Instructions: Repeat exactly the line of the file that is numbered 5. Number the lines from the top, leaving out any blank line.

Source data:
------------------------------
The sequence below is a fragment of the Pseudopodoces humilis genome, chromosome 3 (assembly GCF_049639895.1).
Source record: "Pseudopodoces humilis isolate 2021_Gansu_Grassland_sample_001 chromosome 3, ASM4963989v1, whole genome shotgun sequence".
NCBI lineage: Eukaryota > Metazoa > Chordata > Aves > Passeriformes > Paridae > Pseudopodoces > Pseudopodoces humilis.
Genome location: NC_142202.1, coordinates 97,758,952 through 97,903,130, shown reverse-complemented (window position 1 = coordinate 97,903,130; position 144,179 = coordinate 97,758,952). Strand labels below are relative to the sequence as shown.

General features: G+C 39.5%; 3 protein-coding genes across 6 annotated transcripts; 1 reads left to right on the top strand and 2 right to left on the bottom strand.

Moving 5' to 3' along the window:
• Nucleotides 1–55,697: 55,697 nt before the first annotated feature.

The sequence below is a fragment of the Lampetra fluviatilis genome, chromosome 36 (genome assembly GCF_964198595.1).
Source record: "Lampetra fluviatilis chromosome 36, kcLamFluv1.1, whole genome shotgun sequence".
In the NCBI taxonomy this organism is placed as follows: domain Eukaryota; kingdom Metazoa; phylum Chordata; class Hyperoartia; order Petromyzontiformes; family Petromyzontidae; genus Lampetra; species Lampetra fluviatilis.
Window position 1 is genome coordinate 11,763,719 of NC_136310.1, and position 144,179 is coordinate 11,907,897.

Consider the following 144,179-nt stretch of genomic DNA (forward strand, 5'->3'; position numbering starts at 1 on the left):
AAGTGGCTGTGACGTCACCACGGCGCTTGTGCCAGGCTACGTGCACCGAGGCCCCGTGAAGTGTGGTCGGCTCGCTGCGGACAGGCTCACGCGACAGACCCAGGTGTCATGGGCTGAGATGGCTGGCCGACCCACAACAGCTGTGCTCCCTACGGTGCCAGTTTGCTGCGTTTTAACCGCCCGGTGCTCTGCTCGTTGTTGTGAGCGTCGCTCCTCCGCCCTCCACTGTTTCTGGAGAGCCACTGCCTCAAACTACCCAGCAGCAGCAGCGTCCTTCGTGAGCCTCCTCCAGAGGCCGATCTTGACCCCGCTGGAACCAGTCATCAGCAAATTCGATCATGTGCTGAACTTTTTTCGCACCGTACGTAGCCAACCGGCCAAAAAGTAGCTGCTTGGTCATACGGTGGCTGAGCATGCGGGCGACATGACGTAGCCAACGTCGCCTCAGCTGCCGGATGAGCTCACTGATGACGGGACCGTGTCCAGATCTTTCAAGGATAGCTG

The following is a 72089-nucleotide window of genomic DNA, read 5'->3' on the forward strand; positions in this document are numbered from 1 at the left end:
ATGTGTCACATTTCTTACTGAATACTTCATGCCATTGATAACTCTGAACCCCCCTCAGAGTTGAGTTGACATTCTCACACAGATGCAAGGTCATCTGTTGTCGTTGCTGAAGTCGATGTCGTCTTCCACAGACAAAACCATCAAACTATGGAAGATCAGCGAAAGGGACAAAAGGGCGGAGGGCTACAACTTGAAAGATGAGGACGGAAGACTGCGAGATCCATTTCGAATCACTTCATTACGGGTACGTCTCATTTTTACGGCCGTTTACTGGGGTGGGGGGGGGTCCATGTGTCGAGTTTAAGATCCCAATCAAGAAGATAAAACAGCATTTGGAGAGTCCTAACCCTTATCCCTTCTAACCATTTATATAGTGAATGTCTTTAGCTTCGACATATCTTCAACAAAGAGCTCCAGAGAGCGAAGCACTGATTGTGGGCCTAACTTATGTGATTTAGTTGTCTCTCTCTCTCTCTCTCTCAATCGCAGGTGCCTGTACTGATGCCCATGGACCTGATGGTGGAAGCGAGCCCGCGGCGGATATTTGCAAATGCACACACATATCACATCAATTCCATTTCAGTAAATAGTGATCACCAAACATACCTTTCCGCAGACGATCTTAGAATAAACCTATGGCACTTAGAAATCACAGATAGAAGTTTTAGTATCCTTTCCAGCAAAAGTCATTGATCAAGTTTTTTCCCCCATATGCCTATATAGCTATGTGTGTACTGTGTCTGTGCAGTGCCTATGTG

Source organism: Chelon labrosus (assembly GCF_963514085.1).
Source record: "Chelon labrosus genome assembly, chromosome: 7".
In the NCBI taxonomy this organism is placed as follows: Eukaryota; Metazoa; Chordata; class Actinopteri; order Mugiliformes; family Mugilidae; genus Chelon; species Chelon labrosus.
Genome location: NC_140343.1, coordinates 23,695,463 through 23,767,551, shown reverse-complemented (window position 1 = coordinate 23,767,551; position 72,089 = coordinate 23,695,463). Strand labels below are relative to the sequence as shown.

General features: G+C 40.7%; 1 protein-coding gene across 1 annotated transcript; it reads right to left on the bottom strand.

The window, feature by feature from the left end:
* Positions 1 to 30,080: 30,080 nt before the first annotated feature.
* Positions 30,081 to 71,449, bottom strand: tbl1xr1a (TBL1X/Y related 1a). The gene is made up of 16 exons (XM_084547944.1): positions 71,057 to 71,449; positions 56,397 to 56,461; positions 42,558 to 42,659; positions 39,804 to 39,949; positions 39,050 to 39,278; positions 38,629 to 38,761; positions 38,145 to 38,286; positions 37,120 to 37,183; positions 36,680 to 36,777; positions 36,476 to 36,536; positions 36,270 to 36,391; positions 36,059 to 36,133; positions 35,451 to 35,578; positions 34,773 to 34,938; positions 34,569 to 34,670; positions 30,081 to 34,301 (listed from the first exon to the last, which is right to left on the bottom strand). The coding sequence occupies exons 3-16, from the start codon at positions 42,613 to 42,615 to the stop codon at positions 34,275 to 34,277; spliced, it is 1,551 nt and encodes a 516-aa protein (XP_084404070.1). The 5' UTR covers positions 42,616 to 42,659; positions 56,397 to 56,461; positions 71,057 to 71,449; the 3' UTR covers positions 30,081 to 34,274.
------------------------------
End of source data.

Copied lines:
General features: G+C 39.5%; 3 protein-coding genes across 6 annotated transcripts; 1 reads left to right on the top strand and 2 right to left on the bottom strand.